According to the Office for National Statistics, the number of cohabiting couples in England and Wales has risen by 25% from 4.8 million to over 6 million between 2011 and 2021, whilst marriage rates have fallen to their lowest since 1862. Due to this, it is more important than ever that cohabitees are aware of their rights to inherit from their partner's estate if their loved one passes away, as issues can arise, resulting in a deceased's partner having to contest a will.

Laws of Intestacy

When someone dies without leaving a Will, they are said to have died “intestate”. If this happens, a complex set of laws will apply and only take into account people who are legally married or formed civil partnerships and blood relatives. Cohabitees (sometimes referred to as common law husbands/wives) are excluded.

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Can cohabitees bring a claim?

If a partner has been cohabiting with the Deceased for a significant period of time, they may incorrectly assume that the laws of intestacy automatically grant them protection. The partner of the Deceased may need to consider a claim under the Inheritance (Provision for Family and Dependants Act) 1975 (“the Inheritance Act”).

For a cohabitee to be eligible to bring a claim under the Inheritance Act, they must have been living in the same household as their partner “as husband and wife” for the entire two-year period ending immediately before the date of the Deceased’s death.

Each case is very fact-specific, and the courts have adopted a flexible approach when interpreting the two-year period and the term “as husband and wife”. For example, the courts have allowed cases whereby the cohabiting couple has lived part of the week in separate households.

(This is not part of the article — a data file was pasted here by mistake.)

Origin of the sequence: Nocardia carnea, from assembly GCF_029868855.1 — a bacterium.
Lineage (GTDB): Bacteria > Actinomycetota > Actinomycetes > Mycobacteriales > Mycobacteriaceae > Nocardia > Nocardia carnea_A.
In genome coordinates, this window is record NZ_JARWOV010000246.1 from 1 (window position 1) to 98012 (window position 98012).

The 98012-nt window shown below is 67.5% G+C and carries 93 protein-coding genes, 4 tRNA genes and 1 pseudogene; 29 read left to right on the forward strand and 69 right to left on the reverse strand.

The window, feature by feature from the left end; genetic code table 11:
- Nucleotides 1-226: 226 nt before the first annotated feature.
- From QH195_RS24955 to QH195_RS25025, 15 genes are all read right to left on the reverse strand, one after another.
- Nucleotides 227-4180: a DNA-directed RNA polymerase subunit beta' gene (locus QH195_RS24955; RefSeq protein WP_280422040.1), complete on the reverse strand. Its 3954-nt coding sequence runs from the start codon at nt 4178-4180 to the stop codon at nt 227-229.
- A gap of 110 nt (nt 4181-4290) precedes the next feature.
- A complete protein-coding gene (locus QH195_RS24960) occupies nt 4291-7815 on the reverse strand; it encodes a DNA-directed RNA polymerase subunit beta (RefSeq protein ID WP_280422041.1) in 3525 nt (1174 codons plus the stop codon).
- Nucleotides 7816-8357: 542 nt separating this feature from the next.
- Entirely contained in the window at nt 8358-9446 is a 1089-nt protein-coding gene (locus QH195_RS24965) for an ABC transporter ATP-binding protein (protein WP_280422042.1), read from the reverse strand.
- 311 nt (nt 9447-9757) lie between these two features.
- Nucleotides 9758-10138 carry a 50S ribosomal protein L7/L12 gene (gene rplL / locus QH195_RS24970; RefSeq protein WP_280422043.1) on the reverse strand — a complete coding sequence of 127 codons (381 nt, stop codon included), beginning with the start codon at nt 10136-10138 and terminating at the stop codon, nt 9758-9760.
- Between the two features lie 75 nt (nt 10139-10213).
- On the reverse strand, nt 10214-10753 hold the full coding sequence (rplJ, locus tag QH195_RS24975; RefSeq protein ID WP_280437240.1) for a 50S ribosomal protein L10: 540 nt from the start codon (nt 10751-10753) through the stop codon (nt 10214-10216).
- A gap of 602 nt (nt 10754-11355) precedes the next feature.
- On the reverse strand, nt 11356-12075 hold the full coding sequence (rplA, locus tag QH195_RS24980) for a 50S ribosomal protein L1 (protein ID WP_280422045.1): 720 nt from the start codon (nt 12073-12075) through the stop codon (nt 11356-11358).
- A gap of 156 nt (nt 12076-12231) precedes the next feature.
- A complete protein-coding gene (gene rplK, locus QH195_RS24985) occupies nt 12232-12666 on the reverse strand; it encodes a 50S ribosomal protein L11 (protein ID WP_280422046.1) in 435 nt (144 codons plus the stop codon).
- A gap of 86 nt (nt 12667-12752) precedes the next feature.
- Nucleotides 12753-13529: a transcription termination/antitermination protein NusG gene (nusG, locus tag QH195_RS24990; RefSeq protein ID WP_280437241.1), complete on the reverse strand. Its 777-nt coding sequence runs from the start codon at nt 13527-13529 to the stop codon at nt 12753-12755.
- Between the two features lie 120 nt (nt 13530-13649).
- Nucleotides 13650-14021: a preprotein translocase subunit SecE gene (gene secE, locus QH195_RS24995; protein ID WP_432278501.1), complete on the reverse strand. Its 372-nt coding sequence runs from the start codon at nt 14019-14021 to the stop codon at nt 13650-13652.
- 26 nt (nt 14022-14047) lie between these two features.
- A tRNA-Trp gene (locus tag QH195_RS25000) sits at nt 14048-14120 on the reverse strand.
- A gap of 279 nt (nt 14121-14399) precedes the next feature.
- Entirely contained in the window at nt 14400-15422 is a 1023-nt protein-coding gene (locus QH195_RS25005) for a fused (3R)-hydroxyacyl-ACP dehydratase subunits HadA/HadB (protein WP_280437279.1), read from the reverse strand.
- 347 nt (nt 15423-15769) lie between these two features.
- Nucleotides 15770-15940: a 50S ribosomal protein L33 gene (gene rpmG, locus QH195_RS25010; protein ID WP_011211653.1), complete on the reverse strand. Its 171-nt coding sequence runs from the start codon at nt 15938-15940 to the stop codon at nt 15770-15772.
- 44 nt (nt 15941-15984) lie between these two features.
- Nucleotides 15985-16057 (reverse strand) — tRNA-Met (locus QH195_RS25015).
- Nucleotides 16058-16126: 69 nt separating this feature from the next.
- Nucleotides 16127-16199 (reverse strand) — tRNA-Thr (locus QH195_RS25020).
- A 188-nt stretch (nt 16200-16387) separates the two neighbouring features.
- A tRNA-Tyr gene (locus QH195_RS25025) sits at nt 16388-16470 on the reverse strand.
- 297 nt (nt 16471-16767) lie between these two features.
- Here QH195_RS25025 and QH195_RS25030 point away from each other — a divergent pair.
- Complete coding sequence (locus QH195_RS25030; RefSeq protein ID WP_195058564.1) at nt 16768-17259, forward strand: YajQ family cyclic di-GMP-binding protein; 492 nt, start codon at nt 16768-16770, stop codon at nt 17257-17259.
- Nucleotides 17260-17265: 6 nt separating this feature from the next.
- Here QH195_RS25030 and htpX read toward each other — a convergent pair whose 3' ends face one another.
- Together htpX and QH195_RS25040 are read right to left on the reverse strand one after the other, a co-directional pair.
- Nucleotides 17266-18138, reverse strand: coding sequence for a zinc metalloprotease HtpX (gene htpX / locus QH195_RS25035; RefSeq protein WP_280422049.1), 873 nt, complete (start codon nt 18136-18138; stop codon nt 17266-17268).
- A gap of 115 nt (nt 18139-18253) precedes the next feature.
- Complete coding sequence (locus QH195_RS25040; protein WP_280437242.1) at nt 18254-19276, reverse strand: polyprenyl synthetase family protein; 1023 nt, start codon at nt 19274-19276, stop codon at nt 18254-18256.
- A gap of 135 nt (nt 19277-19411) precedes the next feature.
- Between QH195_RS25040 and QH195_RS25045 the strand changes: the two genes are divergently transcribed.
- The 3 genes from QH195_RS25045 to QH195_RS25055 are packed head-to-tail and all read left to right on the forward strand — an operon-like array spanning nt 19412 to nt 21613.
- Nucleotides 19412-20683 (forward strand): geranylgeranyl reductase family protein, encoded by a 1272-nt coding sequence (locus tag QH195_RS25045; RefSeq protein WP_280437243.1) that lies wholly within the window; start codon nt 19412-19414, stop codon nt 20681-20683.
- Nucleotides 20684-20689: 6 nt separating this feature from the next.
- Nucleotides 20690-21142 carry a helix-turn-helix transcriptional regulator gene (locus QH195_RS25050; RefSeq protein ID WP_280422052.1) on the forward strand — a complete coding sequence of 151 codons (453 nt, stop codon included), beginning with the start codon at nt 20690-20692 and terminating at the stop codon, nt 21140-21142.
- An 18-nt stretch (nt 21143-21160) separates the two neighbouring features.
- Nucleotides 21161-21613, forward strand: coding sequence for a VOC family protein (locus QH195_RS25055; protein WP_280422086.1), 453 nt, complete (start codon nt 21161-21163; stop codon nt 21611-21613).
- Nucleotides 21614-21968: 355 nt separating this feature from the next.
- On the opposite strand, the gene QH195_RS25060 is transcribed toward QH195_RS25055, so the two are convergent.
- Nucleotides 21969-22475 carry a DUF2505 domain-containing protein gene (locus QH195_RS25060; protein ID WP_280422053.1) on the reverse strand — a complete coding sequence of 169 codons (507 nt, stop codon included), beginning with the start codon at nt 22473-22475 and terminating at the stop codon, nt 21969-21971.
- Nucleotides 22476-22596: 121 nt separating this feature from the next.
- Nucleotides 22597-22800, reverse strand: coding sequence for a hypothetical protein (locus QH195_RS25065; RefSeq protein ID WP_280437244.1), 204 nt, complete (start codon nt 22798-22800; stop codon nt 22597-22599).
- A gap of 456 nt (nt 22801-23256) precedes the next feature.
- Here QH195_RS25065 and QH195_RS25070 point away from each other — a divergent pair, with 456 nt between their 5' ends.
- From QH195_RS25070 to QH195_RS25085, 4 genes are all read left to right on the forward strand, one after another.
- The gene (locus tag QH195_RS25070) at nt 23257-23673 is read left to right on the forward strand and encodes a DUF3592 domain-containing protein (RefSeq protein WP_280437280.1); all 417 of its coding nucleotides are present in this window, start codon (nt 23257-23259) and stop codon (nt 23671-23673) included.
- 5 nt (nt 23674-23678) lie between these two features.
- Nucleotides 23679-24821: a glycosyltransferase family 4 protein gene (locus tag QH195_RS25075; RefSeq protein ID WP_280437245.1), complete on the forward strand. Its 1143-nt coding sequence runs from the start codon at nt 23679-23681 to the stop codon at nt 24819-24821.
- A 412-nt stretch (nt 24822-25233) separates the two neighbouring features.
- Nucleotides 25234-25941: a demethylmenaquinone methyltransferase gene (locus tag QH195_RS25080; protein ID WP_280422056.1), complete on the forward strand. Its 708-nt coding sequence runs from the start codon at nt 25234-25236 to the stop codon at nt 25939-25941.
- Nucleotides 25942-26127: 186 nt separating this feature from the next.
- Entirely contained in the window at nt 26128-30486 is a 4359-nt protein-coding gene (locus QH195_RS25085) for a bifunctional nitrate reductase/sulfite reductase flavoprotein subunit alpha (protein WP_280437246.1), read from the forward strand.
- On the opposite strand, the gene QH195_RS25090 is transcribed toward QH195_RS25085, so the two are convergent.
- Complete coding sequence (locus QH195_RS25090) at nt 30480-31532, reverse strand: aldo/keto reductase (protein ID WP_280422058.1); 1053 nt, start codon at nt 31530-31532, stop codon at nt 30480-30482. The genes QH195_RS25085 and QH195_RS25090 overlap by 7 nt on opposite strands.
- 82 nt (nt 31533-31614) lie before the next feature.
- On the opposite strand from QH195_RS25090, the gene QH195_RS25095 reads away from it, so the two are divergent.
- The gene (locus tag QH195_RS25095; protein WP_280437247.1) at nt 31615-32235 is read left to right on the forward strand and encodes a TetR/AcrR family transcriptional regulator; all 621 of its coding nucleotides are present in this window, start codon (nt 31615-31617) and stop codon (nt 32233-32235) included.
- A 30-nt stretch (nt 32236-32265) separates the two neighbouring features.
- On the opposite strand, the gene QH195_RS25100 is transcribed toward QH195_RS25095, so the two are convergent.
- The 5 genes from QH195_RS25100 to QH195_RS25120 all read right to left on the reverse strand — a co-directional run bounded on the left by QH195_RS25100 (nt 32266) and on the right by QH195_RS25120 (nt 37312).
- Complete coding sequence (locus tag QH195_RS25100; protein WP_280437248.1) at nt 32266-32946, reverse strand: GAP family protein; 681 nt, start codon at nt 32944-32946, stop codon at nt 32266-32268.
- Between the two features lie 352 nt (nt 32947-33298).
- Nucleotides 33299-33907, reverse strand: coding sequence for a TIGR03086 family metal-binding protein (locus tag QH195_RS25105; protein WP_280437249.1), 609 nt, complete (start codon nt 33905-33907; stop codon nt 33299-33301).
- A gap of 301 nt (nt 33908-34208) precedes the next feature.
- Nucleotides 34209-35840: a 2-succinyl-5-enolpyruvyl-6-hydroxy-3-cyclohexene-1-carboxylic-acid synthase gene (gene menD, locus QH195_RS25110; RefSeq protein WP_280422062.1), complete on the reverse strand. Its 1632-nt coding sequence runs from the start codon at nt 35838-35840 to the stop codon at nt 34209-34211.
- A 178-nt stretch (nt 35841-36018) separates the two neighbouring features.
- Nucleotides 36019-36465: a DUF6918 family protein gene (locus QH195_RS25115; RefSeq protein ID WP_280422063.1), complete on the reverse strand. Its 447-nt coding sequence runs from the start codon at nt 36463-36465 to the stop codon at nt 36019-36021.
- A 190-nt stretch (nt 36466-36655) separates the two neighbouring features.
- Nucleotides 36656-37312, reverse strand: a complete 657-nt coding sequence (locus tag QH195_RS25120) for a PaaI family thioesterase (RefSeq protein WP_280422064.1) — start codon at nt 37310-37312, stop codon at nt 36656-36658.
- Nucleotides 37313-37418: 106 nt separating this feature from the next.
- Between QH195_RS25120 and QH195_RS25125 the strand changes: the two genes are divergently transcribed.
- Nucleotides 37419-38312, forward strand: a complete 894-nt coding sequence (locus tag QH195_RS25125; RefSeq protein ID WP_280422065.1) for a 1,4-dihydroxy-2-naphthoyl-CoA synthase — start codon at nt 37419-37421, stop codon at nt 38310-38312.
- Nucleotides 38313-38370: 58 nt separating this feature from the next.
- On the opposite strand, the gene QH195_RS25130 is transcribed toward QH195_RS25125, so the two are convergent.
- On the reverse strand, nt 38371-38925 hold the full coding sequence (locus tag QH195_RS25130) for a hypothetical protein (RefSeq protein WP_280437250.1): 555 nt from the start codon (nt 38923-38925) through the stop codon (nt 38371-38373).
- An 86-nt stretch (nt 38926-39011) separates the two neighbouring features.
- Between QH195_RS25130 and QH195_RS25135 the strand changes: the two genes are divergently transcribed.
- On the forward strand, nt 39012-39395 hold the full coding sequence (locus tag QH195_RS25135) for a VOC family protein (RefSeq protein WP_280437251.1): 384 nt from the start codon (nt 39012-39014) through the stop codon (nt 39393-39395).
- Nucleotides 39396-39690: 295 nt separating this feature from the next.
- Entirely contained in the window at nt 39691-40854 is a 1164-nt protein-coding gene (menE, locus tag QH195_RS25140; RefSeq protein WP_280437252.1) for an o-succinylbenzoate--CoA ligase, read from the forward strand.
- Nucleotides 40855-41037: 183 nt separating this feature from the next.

If the court finds that a cohabitee satisfies the two-year period, the next step will be for the court to determine the following:

  • Has reasonable financial provision been made for the cohabiting partner from the estate?
  • If not, what provision needs to be made to satisfy their maintenance needs? For further information in relation to the court’s assessment of “maintenance need”, please see our blog I have been left out of a Will – what can I do? The Inheritance (Provision for Family and Dependants Act) 1975 Act – Can I make a claim?

The answers to the above questions need to be carefully considered on a case-by-case basis.

Proposals for reform

The Government is aware of the lack of legal protection afforded to cohabiting partners under the laws of intestacy. The Women and Equalities Committee published a report on 4 August 2022 which made a series of proposals for cohabitation law reform (link to report: The rights of cohabiting partners - Women and Equalities Committee ( The Government, however, rejected the proposals stating that they would adopt a “cautious” approach in this area as the “issue has the potential to be divisive and contentious”.

The position, therefore, remains that if you want your cohabiting partner to inherit from your estate, you should ensure provision is made for them in your Will, or they may be faced with the prospect of bringing a claim under the Inheritance Act.

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If you have any more questions or would like more information, you can contact our Contentious Probate Team below.

0161 941 4000